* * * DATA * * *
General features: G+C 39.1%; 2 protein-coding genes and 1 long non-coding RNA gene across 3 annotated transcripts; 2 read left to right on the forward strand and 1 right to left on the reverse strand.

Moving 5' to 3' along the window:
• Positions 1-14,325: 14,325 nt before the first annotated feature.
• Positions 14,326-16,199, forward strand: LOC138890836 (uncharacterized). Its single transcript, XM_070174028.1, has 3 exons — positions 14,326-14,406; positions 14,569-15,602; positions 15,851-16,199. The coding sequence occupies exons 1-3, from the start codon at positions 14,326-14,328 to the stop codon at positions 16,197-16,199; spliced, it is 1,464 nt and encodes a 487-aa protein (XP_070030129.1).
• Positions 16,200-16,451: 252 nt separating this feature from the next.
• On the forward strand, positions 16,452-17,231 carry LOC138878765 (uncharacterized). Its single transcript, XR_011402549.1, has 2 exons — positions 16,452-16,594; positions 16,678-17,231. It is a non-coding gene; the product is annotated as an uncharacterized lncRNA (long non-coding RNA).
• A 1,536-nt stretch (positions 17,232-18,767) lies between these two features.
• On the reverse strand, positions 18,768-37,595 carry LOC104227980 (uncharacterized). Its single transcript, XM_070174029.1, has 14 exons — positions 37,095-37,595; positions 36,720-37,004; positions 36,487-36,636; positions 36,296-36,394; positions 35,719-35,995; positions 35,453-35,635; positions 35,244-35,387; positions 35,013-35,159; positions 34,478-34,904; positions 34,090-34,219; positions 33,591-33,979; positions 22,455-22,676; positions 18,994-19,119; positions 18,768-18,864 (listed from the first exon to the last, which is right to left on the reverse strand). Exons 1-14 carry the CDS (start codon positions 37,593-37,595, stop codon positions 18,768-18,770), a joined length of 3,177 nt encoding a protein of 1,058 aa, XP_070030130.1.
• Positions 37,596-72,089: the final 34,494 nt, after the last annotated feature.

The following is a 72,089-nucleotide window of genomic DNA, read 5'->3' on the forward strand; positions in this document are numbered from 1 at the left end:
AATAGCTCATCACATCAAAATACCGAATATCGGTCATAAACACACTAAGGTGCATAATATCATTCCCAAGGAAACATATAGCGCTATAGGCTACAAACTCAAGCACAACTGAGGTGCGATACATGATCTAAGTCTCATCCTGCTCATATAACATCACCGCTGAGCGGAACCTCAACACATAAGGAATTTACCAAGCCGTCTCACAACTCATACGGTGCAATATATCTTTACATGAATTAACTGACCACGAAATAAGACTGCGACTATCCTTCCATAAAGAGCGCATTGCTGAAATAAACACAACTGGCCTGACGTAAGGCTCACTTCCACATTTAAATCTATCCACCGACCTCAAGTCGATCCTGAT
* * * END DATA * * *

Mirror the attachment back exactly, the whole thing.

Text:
General features: G+C 39.1%; 2 protein-coding genes and 1 long non-coding RNA gene across 3 annotated transcripts; 2 read left to right on the forward strand and 1 right to left on the reverse strand.

Moving 5' to 3' along the window:
• Positions 1-14,325: 14,325 nt before the first annotated feature.
• Positions 14,326-16,199, forward strand: LOC138890836 (uncharacterized). Its single transcript, XM_070174028.1, has 3 exons — positions 14,326-14,406; positions 14,569-15,602; positions 15,851-16,199. The coding sequence occupies exons 1-3, from the start codon at positions 14,326-14,328 to the stop codon at positions 16,197-16,199; spliced, it is 1,464 nt and encodes a 487-aa protein (XP_070030129.1).
• Positions 16,200-16,451: 252 nt separating this feature from the next.
• On the forward strand, positions 16,452-17,231 carry LOC138878765 (uncharacterized). Its single transcript, XR_011402549.1, has 2 exons — positions 16,452-16,594; positions 16,678-17,231. It is a non-coding gene; the product is annotated as an uncharacterized lncRNA (long non-coding RNA).
• A 1,536-nt stretch (positions 17,232-18,767) lies between these two features.
• On the reverse strand, positions 18,768-37,595 carry LOC104227980 (uncharacterized). Its single transcript, XM_070174029.1, has 14 exons — positions 37,095-37,595; positions 36,720-37,004; positions 36,487-36,636; positions 36,296-36,394; positions 35,719-35,995; positions 35,453-35,635; positions 35,244-35,387; positions 35,013-35,159; positions 34,478-34,904; positions 34,090-34,219; positions 33,591-33,979; positions 22,455-22,676; positions 18,994-19,119; positions 18,768-18,864 (listed from the first exon to the last, which is right to left on the reverse strand). Exons 1-14 carry the CDS (start codon positions 37,593-37,595, stop codon positions 18,768-18,770), a joined length of 3,177 nt encoding a protein of 1,058 aa, XP_070030130.1.
• Positions 37,596-72,089: the final 34,494 nt, after the last annotated feature.

The following is a 72,089-nucleotide window of genomic DNA, read 5'->3' on the forward strand; positions in this document are numbered from 1 at the left end:
AATAGCTCATCACATCAAAATACCGAATATCGGTCATAAACACACTAAGGTGCATAATATCATTCCCAAGGAAACATATAGCGCTATAGGCTACAAACTCAAGCACAACTGAGGTGCGATACATGATCTAAGTCTCATCCTGCTCATATAACATCACCGCTGAGCGGAACCTCAACACATAAGGAATTTACCAAGCCGTCTCACAACTCATACGGTGCAATATATCTTTACATGAATTAACTGACCACGAAATAAGACTGCGACTATCCTTCCATAAAGAGCGCATTGCTGAAATAAACACAACTGGCCTGACGTAAGGCTCACTTCCACATTTAAATCTATCCACCGACCTCAAGTCGATCCTGAT